How do we talk about God’s judgment in the New Testament and church eras?
We’re used to seeing God’s judgment in the Old Testament. He was no discriminator of persons, either. He visited judgment upon unbelievers like those in Sodom and Gomorrah. But he also judged the people of Israel in the wilderness many times.
Some people say that God’s policies have changed in the New Testament. He is not as quick to judge believers in Jesus. The era of grace makes it possible for God to treat us as his children. There is an eschatological judgment of wrath being stored up for unbelievers. But other people say there is no judgment for believers.
But we do see judgment on some believers in the New Testament. I will point out several examples in another question. I do have a problem with calling it judgment, though. Paul clearly states that we are God’s children and not objects of wrath as we were in our former lives (Ephesians 2:3-6).
There is at least one Scripture (and there are more) about judgment of believers in the New Testament. Paul states that “judgment must begin with the house of God” (1 Peter 4:17). This is a time where the world is watching us closely. Christians must not only be Christian in name but in action and word.
This judgment is an internal audit of each of us to make sure that we live what we profess. And if we suffer for the name of Christ, let us bear it with God’s grace and his strength given to us. Let us even be joyful in the opportunity to suffer for our Lord. Paul points to mercy instead of judgment.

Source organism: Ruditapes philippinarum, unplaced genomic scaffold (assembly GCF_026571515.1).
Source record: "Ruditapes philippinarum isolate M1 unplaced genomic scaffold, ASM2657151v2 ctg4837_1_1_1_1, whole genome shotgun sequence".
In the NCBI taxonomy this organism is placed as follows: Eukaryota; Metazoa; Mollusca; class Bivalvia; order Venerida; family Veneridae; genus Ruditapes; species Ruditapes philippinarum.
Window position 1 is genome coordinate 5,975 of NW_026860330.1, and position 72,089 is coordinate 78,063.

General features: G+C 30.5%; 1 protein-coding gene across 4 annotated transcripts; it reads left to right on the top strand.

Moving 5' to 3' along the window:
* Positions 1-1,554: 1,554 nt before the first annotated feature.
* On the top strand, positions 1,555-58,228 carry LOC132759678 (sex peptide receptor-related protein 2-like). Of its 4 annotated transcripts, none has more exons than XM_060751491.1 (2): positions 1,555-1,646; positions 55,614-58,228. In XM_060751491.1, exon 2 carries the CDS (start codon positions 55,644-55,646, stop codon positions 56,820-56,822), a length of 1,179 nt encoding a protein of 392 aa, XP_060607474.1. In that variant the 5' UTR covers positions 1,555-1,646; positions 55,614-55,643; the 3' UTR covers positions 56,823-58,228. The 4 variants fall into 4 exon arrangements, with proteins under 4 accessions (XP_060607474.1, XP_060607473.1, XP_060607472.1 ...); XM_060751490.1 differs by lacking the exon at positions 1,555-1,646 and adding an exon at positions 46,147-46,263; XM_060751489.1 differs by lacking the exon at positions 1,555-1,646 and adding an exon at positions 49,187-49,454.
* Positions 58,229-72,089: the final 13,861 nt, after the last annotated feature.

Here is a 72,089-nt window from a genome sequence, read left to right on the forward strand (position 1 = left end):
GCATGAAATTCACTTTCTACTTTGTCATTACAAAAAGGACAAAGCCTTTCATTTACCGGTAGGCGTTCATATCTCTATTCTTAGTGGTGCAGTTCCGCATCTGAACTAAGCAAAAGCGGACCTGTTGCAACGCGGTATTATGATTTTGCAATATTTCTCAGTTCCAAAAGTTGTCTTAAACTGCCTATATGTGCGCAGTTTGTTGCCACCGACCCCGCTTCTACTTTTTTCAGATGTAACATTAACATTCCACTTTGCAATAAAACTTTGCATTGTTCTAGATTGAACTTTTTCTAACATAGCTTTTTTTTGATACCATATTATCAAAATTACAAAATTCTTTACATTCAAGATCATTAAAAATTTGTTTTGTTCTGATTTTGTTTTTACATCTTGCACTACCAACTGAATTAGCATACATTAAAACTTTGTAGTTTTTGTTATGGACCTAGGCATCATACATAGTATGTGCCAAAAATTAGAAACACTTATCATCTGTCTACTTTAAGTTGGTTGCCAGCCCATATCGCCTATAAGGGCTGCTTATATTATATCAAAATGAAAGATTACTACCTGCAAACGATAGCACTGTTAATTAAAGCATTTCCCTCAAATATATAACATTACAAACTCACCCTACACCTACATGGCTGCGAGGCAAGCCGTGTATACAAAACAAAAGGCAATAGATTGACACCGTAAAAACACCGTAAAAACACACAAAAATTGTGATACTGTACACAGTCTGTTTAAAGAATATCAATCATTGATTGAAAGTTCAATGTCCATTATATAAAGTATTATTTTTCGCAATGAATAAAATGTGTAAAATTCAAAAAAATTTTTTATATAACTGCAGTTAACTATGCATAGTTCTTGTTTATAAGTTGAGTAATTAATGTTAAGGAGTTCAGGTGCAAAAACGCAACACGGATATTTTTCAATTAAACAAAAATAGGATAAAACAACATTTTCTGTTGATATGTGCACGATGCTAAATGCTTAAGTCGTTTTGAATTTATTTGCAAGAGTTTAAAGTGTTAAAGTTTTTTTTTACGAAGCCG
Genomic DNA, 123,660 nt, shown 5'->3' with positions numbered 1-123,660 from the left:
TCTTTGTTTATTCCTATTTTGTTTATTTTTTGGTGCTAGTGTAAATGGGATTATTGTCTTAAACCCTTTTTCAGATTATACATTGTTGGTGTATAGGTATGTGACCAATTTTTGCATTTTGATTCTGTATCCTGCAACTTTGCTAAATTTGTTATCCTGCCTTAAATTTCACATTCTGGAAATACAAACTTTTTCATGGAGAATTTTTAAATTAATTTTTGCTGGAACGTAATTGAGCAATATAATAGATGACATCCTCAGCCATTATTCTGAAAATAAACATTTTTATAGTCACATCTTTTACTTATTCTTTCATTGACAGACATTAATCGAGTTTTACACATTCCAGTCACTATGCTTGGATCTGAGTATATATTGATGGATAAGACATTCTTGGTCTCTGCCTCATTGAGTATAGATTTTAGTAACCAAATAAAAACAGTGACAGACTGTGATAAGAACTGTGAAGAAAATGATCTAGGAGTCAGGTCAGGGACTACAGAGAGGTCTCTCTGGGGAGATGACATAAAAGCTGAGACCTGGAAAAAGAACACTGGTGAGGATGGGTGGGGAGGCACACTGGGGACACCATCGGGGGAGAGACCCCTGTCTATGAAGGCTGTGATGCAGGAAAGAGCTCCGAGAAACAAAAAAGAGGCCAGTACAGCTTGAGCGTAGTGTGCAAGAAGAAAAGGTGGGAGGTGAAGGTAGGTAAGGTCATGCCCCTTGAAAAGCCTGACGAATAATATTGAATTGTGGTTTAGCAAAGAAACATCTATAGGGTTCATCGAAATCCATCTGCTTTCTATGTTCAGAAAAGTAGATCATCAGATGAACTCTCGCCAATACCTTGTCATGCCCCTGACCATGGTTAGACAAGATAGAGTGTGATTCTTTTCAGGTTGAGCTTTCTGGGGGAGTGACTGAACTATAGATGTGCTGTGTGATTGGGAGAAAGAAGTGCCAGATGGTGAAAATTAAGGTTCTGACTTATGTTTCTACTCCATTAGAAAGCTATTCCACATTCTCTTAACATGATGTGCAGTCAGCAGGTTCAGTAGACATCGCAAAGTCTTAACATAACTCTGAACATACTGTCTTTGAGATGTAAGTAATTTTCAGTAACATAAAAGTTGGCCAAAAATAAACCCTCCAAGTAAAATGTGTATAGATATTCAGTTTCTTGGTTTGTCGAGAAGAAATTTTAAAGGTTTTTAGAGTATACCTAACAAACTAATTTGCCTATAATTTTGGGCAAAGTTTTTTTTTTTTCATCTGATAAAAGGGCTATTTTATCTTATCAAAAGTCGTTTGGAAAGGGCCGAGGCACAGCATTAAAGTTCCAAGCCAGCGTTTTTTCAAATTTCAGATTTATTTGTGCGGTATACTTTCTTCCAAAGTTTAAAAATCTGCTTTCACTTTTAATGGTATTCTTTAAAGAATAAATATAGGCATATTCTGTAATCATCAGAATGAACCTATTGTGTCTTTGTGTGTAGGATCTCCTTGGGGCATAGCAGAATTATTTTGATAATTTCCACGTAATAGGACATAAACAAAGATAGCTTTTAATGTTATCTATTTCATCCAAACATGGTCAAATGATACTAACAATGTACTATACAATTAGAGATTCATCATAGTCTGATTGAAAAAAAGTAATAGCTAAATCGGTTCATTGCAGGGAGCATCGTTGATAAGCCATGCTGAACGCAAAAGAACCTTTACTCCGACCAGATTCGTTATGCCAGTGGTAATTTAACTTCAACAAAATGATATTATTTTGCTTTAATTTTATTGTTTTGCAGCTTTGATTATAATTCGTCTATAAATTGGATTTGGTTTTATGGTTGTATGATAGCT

I am much more comfortable with the term “discipline.” Even children are open to discipline by parents. Our Father in heaven sometimes must use discipline to keep us on the path of conforming to and serving Christ.
Once we get into the area of judgment, I would question if the believer is still following Christ and saved. The examples of God’s judgment on believers shows that their hearts are nowhere near where they should be. We will see examples in the next couple of questions, first from the Corinthians partaking in the Lord’s Supper and then I will point out others throughout the New Testament.
The best way to describe God’s judgment in the New Testament and the church eras is to say that God disciplines each of us when we get into the weeds instead of walking the path of Christ. If we continue in disobedience, that discipline turns into punishment.
And if we still do not turn back to him, God has no choice but to move to the next step of judgment. If we still do not listen, obstinate in our disobedience, I then begin to question if we have not lost our relationship with Christ. And if that is so, then we are freely open to his wrath.
What are those lines? Where do we go from discipline to wrath? This is a great question in and of itself. God is the only one who can no and judge the heart of a person. And I believe the lines are very personal. Only God can judge where we are on a path that leads to the loss of relationship with him.
But I firmly caution anyone wondering about these lines that it is better to come closer to God than to live on the edge. After all, if you’re on the edge long enough, you may not realize at what point you fell off. Every act God commits toward us is in an effort to draw us closer to him, not push us away. His heart is to dwell with us in holiness.